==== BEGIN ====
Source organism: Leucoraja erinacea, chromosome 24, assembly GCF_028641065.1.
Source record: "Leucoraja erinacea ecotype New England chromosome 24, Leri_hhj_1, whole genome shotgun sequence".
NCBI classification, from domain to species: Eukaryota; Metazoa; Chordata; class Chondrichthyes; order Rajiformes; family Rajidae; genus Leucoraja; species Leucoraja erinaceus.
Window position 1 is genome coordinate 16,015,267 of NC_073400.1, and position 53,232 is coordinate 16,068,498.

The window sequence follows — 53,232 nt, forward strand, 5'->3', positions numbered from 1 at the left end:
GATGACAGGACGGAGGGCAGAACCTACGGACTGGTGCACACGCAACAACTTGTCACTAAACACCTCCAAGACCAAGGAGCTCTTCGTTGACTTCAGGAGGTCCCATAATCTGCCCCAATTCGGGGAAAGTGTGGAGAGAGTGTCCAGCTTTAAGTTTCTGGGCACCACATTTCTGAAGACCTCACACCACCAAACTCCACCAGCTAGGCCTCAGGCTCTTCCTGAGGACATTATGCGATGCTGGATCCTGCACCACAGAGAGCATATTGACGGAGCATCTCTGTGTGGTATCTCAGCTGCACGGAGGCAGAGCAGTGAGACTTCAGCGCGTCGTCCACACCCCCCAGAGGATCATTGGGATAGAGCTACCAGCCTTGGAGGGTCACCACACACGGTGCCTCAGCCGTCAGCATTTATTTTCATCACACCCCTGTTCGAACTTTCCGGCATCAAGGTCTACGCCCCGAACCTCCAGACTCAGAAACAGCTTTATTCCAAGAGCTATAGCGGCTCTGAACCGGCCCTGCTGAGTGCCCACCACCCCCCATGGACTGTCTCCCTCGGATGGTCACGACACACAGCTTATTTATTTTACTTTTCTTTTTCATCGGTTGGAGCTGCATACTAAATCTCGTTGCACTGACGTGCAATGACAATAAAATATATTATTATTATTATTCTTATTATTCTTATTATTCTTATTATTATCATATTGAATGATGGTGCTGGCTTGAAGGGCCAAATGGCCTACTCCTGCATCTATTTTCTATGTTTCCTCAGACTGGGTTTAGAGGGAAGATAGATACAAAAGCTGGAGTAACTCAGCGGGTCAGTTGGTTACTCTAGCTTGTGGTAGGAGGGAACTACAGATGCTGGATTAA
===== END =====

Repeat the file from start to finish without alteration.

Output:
Source organism: Leucoraja erinacea, chromosome 24, assembly GCF_028641065.1.
Source record: "Leucoraja erinacea ecotype New England chromosome 24, Leri_hhj_1, whole genome shotgun sequence".
NCBI classification, from domain to species: Eukaryota; Metazoa; Chordata; class Chondrichthyes; order Rajiformes; family Rajidae; genus Leucoraja; species Leucoraja erinaceus.
Window position 1 is genome coordinate 16,015,267 of NC_073400.1, and position 53,232 is coordinate 16,068,498.

The window sequence follows — 53,232 nt, forward strand, 5'->3', positions numbered from 1 at the left end:
GATGACAGGACGGAGGGCAGAACCTACGGACTGGTGCACACGCAACAACTTGTCACTAAACACCTCCAAGACCAAGGAGCTCTTCGTTGACTTCAGGAGGTCCCATAATCTGCCCCAATTCGGGGAAAGTGTGGAGAGAGTGTCCAGCTTTAAGTTTCTGGGCACCACATTTCTGAAGACCTCACACCACCAAACTCCACCAGCTAGGCCTCAGGCTCTTCCTGAGGACATTATGCGATGCTGGATCCTGCACCACAGAGAGCATATTGACGGAGCATCTCTGTGTGGTATCTCAGCTGCACGGAGGCAGAGCAGTGAGACTTCAGCGCGTCGTCCACACCCCCCAGAGGATCATTGGGATAGAGCTACCAGCCTTGGAGGGTCACCACACACGGTGCCTCAGCCGTCAGCATTTATTTTCATCACACCCCTGTTCGAACTTTCCGGCATCAAGGTCTACGCCCCGAACCTCCAGACTCAGAAACAGCTTTATTCCAAGAGCTATAGCGGCTCTGAACCGGCCCTGCTGAGTGCCCACCACCCCCCATGGACTGTCTCCCTCGGATGGTCACGACACACAGCTTATTTATTTTACTTTTCTTTTTCATCGGTTGGAGCTGCATACTAAATCTCGTTGCACTGACGTGCAATGACAATAAAATATATTATTATTATTATTCTTATTATTCTTATTATTCTTATTATTATCATATTGAATGATGGTGCTGGCTTGAAGGGCCAAATGGCCTACTCCTGCATCTATTTTCTATGTTTCCTCAGACTGGGTTTAGAGGGAAGATAGATACAAAAGCTGGAGTAACTCAGCGGGTCAGTTGGTTACTCTAGCTTGTGGTAGGAGGGAACTACAGATGCTGGATTAA